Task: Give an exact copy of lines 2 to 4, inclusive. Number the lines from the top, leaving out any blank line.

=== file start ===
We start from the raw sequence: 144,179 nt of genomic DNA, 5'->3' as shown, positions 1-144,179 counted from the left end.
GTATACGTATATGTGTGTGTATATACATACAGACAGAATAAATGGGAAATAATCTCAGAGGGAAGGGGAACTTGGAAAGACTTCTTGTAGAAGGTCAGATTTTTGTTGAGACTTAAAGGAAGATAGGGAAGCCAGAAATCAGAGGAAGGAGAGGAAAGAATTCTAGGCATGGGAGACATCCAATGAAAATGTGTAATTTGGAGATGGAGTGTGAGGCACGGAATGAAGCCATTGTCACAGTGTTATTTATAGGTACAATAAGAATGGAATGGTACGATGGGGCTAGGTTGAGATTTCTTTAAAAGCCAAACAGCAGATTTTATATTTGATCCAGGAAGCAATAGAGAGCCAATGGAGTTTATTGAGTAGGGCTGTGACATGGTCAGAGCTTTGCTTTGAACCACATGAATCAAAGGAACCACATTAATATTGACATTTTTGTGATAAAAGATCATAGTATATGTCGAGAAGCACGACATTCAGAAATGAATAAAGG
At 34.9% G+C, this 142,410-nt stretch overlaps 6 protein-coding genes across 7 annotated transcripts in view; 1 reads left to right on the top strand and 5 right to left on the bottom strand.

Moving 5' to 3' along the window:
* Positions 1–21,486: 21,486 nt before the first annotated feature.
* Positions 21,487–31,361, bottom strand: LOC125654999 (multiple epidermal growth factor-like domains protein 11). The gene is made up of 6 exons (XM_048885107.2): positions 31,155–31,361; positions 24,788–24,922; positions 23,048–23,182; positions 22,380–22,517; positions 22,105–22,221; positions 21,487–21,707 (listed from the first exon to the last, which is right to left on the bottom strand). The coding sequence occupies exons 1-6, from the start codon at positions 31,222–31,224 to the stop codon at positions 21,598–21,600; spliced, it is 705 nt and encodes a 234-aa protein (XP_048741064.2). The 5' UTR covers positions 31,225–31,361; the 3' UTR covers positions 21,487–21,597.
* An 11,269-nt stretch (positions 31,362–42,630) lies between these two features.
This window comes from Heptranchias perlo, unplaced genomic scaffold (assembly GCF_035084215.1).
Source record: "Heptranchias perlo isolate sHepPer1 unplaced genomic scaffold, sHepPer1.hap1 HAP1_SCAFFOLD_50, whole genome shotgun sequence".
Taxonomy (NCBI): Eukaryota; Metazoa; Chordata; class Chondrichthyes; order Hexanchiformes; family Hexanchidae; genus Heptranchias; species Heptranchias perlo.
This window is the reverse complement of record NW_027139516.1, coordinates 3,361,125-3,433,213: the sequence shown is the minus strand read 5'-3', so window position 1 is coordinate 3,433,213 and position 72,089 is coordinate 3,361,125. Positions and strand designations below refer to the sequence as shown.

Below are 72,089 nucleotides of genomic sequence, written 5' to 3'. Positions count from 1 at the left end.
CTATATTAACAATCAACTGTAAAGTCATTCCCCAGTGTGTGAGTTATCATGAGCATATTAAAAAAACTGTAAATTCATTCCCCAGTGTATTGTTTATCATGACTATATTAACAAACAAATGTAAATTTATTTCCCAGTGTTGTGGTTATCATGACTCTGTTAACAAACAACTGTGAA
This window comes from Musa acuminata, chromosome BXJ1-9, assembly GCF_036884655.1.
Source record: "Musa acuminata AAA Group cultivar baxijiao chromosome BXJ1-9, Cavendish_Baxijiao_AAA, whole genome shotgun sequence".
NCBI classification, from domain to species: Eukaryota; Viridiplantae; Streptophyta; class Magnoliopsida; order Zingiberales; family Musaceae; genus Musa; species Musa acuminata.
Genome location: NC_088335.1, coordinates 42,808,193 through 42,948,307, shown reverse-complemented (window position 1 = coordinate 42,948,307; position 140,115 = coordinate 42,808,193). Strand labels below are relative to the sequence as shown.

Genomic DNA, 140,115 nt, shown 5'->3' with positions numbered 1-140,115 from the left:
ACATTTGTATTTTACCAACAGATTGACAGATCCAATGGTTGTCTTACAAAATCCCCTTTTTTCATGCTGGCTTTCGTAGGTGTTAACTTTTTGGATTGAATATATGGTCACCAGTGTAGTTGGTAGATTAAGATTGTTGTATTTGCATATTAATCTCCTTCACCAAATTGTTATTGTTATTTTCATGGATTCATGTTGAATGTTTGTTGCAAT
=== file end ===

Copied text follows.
GTATACGTATATGTGTGTGTATATACATACAGACAGAATAAATGGGAAATAATCTCAGAGGGAAGGGGAACTTGGAAAGACTTCTTGTAGAAGGTCAGATTTTTGTTGAGACTTAAAGGAAGATAGGGAAGCCAGAAATCAGAGGAAGGAGAGGAAAGAATTCTAGGCATGGGAGACATCCAATGAAAATGTGTAATTTGGAGATGGAGTGTGAGGCACGGAATGAAGCCATTGTCACAGTGTTATTTATAGGTACAATAAGAATGGAATGGTACGATGGGGCTAGGTTGAGATTTCTTTAAAAGCCAAACAGCAGATTTTATATTTGATCCAGGAAGCAATAGAGAGCCAATGGAGTTTATTGAGTAGGGCTGTGACATGGTCAGAGCTTTGCTTTGAACCACATGAATCAAAGGAACCACATTAATATTGACATTTTTGTGATAAAAGATCATAGTATATGTCGAGAAGCACGACATTCAGAAATGAATAAAGG
At 34.9% G+C, this 142,410-nt stretch overlaps 6 protein-coding genes across 7 annotated transcripts in view; 1 reads left to right on the top strand and 5 right to left on the bottom strand.

Moving 5' to 3' along the window: